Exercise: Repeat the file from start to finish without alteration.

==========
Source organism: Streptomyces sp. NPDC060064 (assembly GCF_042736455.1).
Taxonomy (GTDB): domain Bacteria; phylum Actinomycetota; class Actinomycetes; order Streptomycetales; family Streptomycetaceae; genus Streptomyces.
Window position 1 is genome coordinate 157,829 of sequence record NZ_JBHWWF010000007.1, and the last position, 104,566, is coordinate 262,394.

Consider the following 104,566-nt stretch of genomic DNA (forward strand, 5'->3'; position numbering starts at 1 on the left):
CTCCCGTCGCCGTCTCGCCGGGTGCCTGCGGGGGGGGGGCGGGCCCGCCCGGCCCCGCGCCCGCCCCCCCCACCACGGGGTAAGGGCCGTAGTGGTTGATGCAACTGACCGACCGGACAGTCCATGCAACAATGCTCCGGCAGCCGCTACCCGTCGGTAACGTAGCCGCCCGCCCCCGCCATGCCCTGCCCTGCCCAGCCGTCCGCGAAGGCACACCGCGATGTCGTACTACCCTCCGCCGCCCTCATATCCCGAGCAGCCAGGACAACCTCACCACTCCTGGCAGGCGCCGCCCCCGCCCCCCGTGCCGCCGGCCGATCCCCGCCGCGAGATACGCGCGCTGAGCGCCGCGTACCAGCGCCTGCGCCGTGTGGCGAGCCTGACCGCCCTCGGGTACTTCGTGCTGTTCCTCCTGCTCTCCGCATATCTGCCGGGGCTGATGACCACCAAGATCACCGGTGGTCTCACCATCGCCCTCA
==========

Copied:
Source organism: Streptomyces sp. NPDC060064 (assembly GCF_042736455.1).
Taxonomy (GTDB): domain Bacteria; phylum Actinomycetota; class Actinomycetes; order Streptomycetales; family Streptomycetaceae; genus Streptomyces.
Window position 1 is genome coordinate 157,829 of sequence record NZ_JBHWWF010000007.1, and the last position, 104,566, is coordinate 262,394.

Consider the following 104,566-nt stretch of genomic DNA (forward strand, 5'->3'; position numbering starts at 1 on the left):
CTCCCGTCGCCGTCTCGCCGGGTGCCTGCGGGGGGGGGGCGGGCCCGCCCGGCCCCGCGCCCGCCCCCCCCACCACGGGGTAAGGGCCGTAGTGGTTGATGCAACTGACCGACCGGACAGTCCATGCAACAATGCTCCGGCAGCCGCTACCCGTCGGTAACGTAGCCGCCCGCCCCCGCCATGCCCTGCCCTGCCCAGCCGTCCGCGAAGGCACACCGCGATGTCGTACTACCCTCCGCCGCCCTCATATCCCGAGCAGCCAGGACAACCTCACCACTCCTGGCAGGCGCCGCCCCCGCCCCCCGTGCCGCCGGCCGATCCCCGCCGCGAGATACGCGCGCTGAGCGCCGCGTACCAGCGCCTGCGCCGTGTGGCGAGCCTGACCGCCCTCGGGTACTTCGTGCTGTTCCTCCTGCTCTCCGCATATCTGCCGGGGCTGATGACCACCAAGATCACCGGTGGTCTCACCATCGCCCTCA